The latest video in Tom Scott’s Language Files explains the hidden rules of conversation, otherwise known as Grice’s Maxims.
Tom opens the topic by comparing items we may or may not find on the supermarket shelves. Whilst we might expect a vegan burger to be labelled as such, we would be surprised to see a tomato described as “vegan” on its packaging. Tom explains that labelling a tomato as vegan, in the same way as pointing out cereal is “asbestos-free”, is to ignore one of Grice’s Maxims.
Grice’s Maxims are a set of guidelines for communication defined by the philosopher Paul Grice in his Logic and Conversation paper in 1975. The paper was “dealing with the gap between natural language and logical formalism”.
We communicate using much more than the literal words we speak, write or send, and for that to be possible we operate under the “Cooperative Principle”, which Tom describes as the “shared assumption that we are cooperating with each other when we’re talking”. Whilst this may sound obvious, Tom stresses there is a deeper point. “We all try to fit what people say into the context of what is happening or what has already been said,” he explains.
He uses the example of characters in video games. When they give the same answer, no matter if “we’ve just saved the village or burnt down their house”, we know they are pre-programmed. “We can’t find a way to match their words to the situation,” Tom says.
Tom then lists the guidelines we assume our partner is following during a conversation:
The Maxim of Quantity: Give as much information as required – and no more.
The Maxim of Quality: Tell the truth.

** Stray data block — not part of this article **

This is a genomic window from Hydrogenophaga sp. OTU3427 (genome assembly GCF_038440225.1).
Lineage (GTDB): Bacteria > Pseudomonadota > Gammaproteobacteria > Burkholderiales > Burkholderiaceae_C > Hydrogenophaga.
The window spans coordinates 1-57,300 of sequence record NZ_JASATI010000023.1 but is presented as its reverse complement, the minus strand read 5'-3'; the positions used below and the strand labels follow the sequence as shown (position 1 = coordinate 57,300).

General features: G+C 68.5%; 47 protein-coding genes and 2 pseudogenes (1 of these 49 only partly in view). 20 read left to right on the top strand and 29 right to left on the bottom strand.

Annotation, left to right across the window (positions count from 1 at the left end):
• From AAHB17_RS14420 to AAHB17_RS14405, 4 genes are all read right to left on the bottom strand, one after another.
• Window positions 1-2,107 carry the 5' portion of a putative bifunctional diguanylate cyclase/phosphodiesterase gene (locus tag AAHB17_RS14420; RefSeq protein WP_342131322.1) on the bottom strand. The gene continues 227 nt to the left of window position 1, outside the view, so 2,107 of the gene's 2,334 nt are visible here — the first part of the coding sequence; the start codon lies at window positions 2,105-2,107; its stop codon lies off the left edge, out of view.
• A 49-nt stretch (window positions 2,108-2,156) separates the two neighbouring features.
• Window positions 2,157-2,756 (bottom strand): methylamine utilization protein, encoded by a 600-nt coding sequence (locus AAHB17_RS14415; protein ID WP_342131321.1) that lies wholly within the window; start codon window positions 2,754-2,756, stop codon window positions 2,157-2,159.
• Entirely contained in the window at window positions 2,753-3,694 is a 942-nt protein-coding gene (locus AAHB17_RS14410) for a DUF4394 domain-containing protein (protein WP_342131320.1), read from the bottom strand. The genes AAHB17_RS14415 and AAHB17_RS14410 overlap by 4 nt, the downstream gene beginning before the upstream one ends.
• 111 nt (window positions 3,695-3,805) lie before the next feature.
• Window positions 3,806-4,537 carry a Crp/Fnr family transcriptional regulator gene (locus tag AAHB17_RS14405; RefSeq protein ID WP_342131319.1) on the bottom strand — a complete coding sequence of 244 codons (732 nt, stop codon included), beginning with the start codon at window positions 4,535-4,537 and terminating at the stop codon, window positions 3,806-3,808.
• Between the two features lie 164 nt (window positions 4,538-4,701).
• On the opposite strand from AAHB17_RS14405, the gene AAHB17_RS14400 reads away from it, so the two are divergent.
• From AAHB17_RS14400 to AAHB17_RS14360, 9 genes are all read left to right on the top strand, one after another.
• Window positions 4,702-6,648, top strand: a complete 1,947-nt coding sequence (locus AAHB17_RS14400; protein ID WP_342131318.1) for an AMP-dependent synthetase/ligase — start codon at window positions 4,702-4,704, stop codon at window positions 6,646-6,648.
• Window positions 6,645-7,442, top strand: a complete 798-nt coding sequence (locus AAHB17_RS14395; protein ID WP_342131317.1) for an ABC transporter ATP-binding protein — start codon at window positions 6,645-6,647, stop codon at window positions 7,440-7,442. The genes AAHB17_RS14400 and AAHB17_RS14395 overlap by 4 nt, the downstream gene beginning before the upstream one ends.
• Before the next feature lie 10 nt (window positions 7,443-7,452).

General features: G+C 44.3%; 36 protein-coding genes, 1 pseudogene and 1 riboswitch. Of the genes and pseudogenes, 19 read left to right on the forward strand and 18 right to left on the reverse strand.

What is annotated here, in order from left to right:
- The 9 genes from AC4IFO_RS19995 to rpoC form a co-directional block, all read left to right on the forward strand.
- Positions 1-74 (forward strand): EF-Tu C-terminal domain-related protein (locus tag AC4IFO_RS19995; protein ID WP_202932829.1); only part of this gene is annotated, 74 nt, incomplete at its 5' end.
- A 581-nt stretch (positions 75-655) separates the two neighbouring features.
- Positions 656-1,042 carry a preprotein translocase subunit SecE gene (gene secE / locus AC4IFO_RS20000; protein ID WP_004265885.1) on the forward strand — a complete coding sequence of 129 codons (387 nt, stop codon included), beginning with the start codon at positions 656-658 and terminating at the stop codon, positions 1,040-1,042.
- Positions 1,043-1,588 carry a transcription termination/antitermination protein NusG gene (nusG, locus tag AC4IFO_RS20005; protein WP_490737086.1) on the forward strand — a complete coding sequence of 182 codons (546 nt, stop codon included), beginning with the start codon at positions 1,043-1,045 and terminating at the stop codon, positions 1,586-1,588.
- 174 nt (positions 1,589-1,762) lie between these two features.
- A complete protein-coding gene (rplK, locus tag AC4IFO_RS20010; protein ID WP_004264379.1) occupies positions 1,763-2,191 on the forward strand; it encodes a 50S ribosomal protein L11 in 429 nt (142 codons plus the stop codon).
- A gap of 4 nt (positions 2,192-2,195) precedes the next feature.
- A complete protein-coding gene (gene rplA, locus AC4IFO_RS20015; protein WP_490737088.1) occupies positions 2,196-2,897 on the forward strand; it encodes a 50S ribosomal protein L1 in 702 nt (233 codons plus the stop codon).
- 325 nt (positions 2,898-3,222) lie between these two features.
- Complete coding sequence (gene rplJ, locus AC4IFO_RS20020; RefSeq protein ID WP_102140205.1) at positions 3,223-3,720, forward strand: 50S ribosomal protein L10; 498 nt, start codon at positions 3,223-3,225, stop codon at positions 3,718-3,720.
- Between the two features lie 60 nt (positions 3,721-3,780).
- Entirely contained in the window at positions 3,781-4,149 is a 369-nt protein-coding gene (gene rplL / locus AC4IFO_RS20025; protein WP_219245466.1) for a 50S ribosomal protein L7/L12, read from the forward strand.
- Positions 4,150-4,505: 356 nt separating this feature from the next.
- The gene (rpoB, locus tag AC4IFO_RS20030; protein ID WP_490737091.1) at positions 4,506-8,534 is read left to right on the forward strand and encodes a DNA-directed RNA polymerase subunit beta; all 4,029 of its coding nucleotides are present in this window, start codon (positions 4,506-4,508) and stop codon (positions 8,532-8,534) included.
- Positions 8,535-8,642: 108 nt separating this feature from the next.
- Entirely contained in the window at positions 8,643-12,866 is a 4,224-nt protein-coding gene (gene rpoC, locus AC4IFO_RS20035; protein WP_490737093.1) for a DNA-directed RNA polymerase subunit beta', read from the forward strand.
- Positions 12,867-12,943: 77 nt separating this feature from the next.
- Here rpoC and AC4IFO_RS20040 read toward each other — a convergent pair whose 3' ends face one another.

The Maxim of Relation: Be relevant.
The Maxim of Manner: Be clear in what you’re saying.
Tom jokes that by stating these rules again and again at length in his own work, Grice may not have been following his own maxims. “But he’s a philosopher and they tend to do that.”
Tom shows the maxims in action with the following example: “I’m out of petrol” and “there’s a garage down the road” are simply two statements with no connection without the use of the cooperative principle. Using the Maxim of Relation, you assume the garage has petrol, while using the Maxim of Quantity assumes that all is needed to be said is “hey, you can push your car there, buy fuel and solve your whole being stranded problem”. By using the Maxim of Quality, you can assume it’s the truth being said and not a lie or guess, while using the Maxim of Manner can assume “garage” is slang for “gas station”.
It’s amazing how much can be said in very little words.
Tom then discusses what happens when Grice’s Maxims are not followed in a conversation. This is known as “Conversational Implicature”, when “we are implying something not said”. This can be done in two ways: violating a maxim, which is breaking a maxim to deceive, and flouting a maxim, which is breaking a maxim in a way that you expect the other person to pick up on.
He uses one of Grice’s examples to demonstrate how a maxim can be flouted. In a professor’s letter of recommendation giving basic statements about the student without offering specific comments on his skills, the professor is flouting the maxim of quantity and hoping it implies what they’re really trying to communicate.
Tom finishes the video by circling back to the packaging on supermarket shelves. By describing tomatoes as “vegan” or cereal as “asbestos-free”, the brand is flouting the maxims and trying to imply that competitor brands aren’t those things. “Whilst this isn’t lying, it’s just not just playing fair by the cooperative principle,” he concludes.
Certainly giving us something to think about the next time we’re making our choice in the cereal aisle.